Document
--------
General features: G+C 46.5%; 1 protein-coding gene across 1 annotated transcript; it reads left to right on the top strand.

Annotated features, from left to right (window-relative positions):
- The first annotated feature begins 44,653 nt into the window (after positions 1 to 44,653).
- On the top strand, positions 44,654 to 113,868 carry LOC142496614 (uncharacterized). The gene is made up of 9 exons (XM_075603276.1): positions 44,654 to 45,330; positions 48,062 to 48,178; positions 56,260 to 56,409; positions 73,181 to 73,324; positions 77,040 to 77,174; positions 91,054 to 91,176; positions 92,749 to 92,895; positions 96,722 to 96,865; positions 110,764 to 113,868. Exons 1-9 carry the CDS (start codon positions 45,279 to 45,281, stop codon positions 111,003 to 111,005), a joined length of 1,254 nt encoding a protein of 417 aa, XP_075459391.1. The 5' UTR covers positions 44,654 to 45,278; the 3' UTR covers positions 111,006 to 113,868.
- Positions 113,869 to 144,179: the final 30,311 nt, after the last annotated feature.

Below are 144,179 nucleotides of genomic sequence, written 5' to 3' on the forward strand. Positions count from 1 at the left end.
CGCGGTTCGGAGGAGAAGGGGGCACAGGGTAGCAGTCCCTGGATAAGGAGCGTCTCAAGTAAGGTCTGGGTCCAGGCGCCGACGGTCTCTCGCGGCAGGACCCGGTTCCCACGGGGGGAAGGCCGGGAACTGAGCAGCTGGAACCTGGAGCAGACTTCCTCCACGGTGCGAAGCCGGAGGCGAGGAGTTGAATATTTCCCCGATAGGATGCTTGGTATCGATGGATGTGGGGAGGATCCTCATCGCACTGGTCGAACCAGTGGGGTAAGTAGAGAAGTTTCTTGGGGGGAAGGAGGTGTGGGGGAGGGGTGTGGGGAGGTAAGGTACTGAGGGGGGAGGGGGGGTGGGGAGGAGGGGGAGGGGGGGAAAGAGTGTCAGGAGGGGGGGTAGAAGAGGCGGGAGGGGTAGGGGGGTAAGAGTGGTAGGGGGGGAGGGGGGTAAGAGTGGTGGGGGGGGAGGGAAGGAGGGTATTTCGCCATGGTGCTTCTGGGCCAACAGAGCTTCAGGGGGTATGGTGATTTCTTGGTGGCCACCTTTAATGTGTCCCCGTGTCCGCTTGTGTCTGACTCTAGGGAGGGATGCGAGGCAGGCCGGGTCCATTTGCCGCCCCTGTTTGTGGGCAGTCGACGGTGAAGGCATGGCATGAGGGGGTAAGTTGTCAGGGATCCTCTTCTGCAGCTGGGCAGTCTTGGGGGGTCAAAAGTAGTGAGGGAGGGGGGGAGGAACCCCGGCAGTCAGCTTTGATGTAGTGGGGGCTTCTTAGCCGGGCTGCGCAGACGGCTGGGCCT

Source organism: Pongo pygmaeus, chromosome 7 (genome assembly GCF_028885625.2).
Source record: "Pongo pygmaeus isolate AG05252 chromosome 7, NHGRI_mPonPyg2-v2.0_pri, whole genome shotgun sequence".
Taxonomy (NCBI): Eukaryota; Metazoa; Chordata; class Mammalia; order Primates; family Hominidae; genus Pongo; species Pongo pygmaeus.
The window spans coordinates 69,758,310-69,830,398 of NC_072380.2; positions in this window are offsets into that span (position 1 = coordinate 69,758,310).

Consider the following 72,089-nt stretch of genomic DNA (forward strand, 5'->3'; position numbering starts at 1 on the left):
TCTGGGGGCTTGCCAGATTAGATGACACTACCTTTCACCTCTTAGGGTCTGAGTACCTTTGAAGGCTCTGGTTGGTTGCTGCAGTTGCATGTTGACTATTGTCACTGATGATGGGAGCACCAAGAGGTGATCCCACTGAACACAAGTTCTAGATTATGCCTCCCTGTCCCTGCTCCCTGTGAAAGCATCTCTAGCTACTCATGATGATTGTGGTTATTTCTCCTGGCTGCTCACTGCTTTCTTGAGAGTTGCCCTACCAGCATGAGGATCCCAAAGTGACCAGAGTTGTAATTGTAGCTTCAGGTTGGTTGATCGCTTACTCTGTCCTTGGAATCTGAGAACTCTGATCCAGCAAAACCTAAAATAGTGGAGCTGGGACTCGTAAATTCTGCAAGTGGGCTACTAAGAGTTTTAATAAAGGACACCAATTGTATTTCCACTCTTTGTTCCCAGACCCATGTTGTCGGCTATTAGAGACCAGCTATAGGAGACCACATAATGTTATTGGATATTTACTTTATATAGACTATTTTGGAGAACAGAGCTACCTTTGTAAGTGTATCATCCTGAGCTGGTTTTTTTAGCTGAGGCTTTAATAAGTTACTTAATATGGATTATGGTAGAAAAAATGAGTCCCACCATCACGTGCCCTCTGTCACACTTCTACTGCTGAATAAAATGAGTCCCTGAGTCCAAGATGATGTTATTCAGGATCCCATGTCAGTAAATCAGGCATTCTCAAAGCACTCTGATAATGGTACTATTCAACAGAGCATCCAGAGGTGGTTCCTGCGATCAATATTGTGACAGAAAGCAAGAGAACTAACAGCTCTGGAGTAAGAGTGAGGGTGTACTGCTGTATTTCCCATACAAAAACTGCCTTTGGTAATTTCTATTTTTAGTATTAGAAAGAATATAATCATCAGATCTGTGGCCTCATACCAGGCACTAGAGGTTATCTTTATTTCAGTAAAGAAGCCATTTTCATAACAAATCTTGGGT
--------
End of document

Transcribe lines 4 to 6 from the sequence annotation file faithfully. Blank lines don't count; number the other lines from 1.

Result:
- On the top strand, positions 44,654 to 113,868 carry LOC142496614 (uncharacterized). The gene is made up of 9 exons (XM_075603276.1): positions 44,654 to 45,330; positions 48,062 to 48,178; positions 56,260 to 56,409; positions 73,181 to 73,324; positions 77,040 to 77,174; positions 91,054 to 91,176; positions 92,749 to 92,895; positions 96,722 to 96,865; positions 110,764 to 113,868. Exons 1-9 carry the CDS (start codon positions 45,279 to 45,281, stop codon positions 111,003 to 111,005), a joined length of 1,254 nt encoding a protein of 417 aa, XP_075459391.1. The 5' UTR covers positions 44,654 to 45,278; the 3' UTR covers positions 111,006 to 113,868.
- Positions 113,869 to 144,179: the final 30,311 nt, after the last annotated feature.

Below are 144,179 nucleotides of genomic sequence, written 5' to 3' on the forward strand. Positions count from 1 at the left end.